One of the most historically significant buildings and most famous Chicago skyscrapers, the Rookery was designed by the architecture firm of Burnham & Root and features a combination of load-bearing walls and an interior steel frame. It was completed in 1888. The centerpiece of the building is a stunning two-story lobby, redesigned in 1905 by Frank Lloyd Wright, with a skylight and a mesmerizing oriel staircase that visibly climbs to the 12th floor from the second. Named a National Historic Landmark in 1975, the Rookery Building also has been used in several motion pictures including “Home Alone 2” and the “Untouchables.”
Lake Point Tower
This sleek, graceful, 70-story Mies van der Rohe-influenced structure was completed in 1968 and was the tallest apartment building in the world when it opened. Located adjacent to Navy Pier, Lake Point Tower is the only skyscraper in Chicago that sits on the east side of Lake Shore Drive and, given the city’s reluctance to approve any shoreline construction for environmental reasons, it is likely to stay that way for the foreseeable future. According to the developers, the shamrock shape of the building ensures that every unit in the building has a view of Lake Michigan.
When it opened in 1927, the Chicago Hilton (formerly the Stevens Hotel) offered 3,000 rooms for guests and was, unequivocally, the largest hotel in the world. The property offered a wide variety of services and features for guests, including a miniature golf course, a concert music library, a 1,200-seat theater, a 7-chair barbershop and a small hospital with an operating room. In the past couple of decades, the hotel has been used as a backdrop for several Hollywood movies, including “The Fugitive,” “My Best Friend’s Wedding,” “U.S. Marshalls” and “Road to Perdition.”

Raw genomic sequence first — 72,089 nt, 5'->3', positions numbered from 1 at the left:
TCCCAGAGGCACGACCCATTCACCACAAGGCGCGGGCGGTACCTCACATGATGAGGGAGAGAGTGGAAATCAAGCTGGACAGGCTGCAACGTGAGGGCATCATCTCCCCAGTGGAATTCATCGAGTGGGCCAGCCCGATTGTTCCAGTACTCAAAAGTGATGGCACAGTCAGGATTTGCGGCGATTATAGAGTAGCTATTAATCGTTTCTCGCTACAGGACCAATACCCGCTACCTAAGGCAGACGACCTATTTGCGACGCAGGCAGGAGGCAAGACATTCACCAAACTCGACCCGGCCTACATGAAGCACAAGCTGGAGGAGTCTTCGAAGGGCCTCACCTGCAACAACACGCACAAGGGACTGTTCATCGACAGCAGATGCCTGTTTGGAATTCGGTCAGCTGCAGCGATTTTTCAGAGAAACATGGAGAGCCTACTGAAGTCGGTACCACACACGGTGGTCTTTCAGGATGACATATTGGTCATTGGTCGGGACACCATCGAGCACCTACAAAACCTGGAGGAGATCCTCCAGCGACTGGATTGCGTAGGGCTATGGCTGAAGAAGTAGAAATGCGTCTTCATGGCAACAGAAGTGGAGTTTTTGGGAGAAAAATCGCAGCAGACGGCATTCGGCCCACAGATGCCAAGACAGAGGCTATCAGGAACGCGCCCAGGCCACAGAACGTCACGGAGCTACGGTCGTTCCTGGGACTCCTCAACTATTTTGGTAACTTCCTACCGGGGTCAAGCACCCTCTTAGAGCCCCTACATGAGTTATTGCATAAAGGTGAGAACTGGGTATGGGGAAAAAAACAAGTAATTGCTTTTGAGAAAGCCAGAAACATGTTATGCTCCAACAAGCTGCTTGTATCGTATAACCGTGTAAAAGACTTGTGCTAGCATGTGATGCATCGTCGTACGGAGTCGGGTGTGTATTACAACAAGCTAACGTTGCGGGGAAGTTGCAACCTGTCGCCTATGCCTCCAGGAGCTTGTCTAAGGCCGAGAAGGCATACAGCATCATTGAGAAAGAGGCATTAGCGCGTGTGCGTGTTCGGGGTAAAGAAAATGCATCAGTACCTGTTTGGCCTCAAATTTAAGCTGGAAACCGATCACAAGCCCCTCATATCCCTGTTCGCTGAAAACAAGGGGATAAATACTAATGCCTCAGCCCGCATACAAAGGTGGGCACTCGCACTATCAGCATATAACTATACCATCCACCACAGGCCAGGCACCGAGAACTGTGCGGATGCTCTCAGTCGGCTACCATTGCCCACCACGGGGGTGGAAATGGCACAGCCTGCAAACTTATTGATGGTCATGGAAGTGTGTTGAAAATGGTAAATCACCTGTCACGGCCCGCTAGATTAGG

Built by retailer Marshall Field so he could consolidate his warehouses into a single facility, the Merchandise Mart was the largest building in the world (4.2 million square feet) when it opened in 1930 on the north bank of the Chicago River. Spanning two city blocks, the Merchandise Mart is renowned worldwide for the vast number of furniture, fabric and decorator designers that operate showrooms throughout the building. In the last several years, the building also has come to be known for “Art on the Mart,” the largest digital art projection program in the world.